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longfin super red pleco fin rot


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So a few months ago i cycled a tank completely even did a few extra dosses of ammonia to make sure it can handle 2ppm in under 24 hours. It grew a bunch of algae and seems pretty good the only thing is its a little cloudy. It has been a bit cloudy but i thought that was just the tannins from the wood. I admit i was over feeding when i first got them they were thin but as of late i have been only puting food in the morning taking it out at night. I water change every 3 days and syphon out all the waste. I woke up today to having one of the super reds with a sore under a pectoral and almost all of his tail fin is gone over night. I watch them almost every night so im pretty familiar with how they all look everyday. I did notice the one that got fin rot for a few days was flashing here and there but I thought maybe because its cloudy and I figured i could get that to go away with keeping up on water changes and feeding a bit less. 

Water parameters. 

20 long

7.0 7.2 ph its hard to tell. 

0 ammonia

0 nitrite

10 nitrate. I have about 6 plants in there converting from tissue cultures and they are already growing new leaves.

stock level is 6 young super reds. 

maintanence is a water change every 3 days with syphon. 

I have another 20 gallon long with hillstreams and otos in it but its a much more aged aquarium I was thinking about moving them over to that until their tank matures a bit more. I am just worried about over stocking but i dont mind water changing more to keep up. I also got the pleco with fin rot in a seperate quarantine 5 gallon. 

Any info would be amazing on what i might have done wrong or doing wrong. 

sick pleco 2.jpg

sick pleco.jpg

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Hi @goodjobchamp. I'm pretty familiar when it comes to a tank full of bottom feeders. Let me tell you, it's something you need to keep on top of. I think per your parameters you're doing ok. Siphoning every 3 days possiblly also good (though sometimes you have to wonder if it's something in the water changes that might effect them, especially this time of year when municipal water sometimes gets a chemical change). Personally I have a 20 high as a bottom feeder tank: I have 1 longfin albino female, probably a dozen False Julii Cory and possibly 30 or so Otocinclus (being conservative). This is admittedly overstocked for higher bioload fish but they won't be in here much longer. However the tank has been running relatively this way for the last year, maybe more. It's not a pretty tank but some of the things I do to avoid issues is:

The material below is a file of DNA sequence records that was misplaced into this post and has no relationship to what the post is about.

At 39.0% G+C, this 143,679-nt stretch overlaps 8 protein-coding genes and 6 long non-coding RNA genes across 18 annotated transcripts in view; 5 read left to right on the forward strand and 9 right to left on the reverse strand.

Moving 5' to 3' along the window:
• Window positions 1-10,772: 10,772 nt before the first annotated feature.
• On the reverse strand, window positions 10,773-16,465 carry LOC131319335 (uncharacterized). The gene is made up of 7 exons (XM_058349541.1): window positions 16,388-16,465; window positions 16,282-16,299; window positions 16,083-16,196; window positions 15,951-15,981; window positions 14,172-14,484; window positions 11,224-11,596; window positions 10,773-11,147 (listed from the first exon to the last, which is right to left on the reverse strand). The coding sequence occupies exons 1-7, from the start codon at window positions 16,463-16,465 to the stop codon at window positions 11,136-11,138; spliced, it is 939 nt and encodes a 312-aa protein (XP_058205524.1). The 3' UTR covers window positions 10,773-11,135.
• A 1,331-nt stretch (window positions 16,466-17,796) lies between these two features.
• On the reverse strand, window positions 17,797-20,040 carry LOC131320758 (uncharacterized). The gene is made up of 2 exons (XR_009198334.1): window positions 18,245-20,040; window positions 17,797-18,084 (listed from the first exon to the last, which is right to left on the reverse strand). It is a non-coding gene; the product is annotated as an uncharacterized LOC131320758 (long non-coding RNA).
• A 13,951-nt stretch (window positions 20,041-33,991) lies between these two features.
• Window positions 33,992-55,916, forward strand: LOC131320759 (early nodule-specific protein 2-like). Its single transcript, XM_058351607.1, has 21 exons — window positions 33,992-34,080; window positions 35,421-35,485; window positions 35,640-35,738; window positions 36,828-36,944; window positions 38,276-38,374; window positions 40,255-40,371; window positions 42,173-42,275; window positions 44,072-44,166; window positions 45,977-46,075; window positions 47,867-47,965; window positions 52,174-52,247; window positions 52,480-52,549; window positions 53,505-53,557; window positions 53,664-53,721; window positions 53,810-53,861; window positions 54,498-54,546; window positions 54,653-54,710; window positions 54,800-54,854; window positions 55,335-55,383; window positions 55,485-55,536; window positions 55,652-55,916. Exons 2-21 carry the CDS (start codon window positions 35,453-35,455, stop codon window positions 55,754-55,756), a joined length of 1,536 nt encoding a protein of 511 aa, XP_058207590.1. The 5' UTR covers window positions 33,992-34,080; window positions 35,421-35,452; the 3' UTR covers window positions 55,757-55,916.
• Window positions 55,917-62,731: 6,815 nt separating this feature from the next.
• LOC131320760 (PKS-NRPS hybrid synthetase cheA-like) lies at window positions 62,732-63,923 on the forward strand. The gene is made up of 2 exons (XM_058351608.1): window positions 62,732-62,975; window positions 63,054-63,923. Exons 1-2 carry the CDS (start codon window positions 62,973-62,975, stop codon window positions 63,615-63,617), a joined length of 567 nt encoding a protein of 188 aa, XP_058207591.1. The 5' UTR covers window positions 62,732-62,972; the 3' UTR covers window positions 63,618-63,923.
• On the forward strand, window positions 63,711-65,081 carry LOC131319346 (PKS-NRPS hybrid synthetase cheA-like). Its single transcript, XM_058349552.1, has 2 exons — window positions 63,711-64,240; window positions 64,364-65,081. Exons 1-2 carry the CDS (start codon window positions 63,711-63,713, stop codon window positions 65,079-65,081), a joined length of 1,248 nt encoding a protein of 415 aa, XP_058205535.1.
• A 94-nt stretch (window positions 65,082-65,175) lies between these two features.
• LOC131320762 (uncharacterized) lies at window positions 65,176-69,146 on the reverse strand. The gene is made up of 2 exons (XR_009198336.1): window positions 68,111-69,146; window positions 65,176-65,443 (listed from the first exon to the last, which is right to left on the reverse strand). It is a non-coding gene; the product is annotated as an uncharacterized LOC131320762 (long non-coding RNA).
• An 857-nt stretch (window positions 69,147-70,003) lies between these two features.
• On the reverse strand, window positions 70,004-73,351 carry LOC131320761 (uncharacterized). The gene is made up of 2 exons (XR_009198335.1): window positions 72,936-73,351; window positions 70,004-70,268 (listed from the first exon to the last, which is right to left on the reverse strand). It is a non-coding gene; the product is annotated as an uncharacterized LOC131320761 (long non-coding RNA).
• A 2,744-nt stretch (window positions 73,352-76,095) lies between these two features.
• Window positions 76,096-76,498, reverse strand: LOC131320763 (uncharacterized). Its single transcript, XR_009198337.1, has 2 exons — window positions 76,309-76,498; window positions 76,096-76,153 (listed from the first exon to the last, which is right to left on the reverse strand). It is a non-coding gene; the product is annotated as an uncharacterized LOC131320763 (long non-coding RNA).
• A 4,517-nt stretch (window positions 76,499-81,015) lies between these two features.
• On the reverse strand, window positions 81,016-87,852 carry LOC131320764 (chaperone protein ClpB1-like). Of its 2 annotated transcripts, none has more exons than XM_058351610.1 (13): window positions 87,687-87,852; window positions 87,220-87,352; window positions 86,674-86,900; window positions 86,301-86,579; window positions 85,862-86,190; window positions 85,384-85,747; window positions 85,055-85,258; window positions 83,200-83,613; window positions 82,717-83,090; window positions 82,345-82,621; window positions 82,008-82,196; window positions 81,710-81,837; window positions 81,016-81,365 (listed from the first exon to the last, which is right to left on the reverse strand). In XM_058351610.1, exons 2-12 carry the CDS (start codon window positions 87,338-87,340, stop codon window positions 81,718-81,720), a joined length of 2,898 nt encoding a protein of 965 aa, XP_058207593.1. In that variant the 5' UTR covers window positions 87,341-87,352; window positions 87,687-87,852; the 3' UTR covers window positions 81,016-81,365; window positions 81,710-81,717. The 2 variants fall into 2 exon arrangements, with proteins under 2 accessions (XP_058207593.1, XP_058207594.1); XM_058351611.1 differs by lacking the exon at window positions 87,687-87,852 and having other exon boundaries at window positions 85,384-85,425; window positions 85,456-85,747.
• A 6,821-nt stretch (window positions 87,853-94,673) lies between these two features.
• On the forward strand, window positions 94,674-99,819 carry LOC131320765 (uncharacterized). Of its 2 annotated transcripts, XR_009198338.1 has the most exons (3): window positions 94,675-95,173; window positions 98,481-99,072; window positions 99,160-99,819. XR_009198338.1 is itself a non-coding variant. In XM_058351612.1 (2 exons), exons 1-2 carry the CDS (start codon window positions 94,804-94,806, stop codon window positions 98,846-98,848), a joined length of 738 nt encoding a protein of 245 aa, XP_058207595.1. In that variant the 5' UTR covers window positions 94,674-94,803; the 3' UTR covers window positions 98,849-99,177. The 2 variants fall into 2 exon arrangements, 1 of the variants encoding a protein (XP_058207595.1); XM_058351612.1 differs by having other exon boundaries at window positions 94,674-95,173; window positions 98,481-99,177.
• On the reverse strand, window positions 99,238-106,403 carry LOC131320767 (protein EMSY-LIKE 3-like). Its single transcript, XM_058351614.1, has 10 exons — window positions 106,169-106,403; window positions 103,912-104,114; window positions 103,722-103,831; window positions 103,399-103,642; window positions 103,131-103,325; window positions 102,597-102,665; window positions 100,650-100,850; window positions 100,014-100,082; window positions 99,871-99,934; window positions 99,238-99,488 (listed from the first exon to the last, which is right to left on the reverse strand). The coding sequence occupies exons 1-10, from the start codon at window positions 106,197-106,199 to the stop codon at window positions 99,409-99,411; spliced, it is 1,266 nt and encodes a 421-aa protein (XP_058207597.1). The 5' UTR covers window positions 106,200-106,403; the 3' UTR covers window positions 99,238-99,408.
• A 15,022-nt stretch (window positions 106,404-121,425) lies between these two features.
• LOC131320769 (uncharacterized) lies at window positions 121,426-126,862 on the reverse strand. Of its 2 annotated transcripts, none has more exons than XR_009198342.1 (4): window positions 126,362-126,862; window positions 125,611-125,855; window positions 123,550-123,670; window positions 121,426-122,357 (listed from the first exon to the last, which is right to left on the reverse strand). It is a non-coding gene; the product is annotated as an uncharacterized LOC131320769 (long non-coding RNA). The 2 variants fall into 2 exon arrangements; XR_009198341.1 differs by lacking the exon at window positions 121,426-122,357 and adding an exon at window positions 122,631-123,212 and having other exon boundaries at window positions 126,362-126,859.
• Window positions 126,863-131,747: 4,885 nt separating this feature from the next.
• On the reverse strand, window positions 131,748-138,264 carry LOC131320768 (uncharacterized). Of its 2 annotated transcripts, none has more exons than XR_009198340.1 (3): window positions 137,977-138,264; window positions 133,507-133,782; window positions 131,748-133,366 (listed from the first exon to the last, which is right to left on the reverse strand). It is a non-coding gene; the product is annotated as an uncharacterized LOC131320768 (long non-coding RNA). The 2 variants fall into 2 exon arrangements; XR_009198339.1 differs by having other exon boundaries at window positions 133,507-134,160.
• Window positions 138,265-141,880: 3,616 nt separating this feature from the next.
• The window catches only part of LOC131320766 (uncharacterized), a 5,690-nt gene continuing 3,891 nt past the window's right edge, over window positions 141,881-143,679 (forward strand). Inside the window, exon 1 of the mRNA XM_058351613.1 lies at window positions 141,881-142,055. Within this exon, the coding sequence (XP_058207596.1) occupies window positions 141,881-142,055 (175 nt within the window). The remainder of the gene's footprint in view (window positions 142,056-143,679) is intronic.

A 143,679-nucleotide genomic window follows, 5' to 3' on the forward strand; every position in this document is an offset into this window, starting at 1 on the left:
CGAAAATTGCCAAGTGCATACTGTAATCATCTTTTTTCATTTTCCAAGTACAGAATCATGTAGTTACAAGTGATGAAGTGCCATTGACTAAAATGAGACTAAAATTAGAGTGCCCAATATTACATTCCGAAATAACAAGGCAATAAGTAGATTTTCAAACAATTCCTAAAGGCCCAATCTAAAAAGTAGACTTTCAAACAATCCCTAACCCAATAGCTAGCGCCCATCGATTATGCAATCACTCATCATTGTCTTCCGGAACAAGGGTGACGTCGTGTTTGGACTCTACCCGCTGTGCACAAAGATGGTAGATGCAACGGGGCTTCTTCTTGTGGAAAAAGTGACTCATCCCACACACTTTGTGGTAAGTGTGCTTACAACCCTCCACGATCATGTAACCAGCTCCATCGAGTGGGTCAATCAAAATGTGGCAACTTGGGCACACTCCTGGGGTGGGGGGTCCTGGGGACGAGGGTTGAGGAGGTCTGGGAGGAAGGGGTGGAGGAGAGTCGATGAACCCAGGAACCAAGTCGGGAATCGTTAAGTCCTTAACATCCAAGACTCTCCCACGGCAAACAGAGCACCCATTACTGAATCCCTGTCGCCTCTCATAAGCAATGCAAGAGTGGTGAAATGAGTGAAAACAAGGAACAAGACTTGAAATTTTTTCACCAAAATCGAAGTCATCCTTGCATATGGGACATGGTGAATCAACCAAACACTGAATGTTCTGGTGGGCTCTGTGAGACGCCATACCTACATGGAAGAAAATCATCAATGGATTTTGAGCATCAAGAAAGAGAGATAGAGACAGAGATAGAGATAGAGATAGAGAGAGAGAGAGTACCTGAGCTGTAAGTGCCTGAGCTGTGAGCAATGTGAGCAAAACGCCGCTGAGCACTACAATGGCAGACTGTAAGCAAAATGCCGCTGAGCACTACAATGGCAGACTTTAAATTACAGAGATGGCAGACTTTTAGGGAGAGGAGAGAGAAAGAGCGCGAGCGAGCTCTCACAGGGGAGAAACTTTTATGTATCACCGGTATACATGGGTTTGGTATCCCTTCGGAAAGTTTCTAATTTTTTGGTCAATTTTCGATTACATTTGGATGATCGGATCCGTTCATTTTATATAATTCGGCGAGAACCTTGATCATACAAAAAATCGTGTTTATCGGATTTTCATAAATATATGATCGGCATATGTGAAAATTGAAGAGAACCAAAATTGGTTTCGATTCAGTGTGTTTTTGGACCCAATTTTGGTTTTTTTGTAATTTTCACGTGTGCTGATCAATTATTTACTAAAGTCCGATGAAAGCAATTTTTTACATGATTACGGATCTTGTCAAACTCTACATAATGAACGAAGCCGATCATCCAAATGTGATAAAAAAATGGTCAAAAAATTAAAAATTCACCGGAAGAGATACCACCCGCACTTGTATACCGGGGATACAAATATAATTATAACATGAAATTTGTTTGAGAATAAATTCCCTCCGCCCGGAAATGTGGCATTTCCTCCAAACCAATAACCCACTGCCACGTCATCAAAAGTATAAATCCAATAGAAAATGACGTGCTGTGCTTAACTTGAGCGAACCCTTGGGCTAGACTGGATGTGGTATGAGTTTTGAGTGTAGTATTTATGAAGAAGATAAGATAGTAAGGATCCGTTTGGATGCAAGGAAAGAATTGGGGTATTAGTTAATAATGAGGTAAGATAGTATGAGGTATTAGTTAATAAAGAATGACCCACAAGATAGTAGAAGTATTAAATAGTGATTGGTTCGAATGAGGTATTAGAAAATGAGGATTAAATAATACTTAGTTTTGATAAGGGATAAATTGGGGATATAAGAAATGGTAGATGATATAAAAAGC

Use bowls to put food in to contain their very, very messy eating habits. 

I only siphon 1x a week but I do DAILY short cleaning with a coral feeder (aka long baster) that sucks up a lot of the mess. 

I run 2 sponges and an HOB for filtration, I also have an Aquatop UV light/pump I turn on occasionally. 

Some things you could consider doing: Take something from your established tank (could be hardscape or even better more mature plants) and put it in this tank, this might help support the environment. I might also consider a anti-bacterial med. Finrot is usually a bacterial infection. Then just make sure water is super clean for as long as you can until they are healed. If you choose to medicate you *might* hold off on moving items from the other tank in case the med crashes the good bacteria (as it tends to do) so you would want to move it after the med bomb. 

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I did move media from the established tank into this tank to help along the cycle. I also use a baster to remove any food left behind and i have 3 sponge filters in there mainly becuase i was waiting for the aquarium coop one to cycle then i was gonna remove one of the older ones and put it into another tank. The pleco is being treated atm in his own little tank but he looks pretty bad. I thought i was staying ontop of the maintanence but as far as all that goes do you think i should move them into the more established 20gal long? it has 4 otos and 5 hillstreams. All of which are very healthy. @xXInkedPhoenixX

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Its an option but frankly I'd be afraid to spread a bacterial infection if he's got one. I'd treat him first and make sure there is some improvement before moving him to the established tank. That's just how I would handle it.

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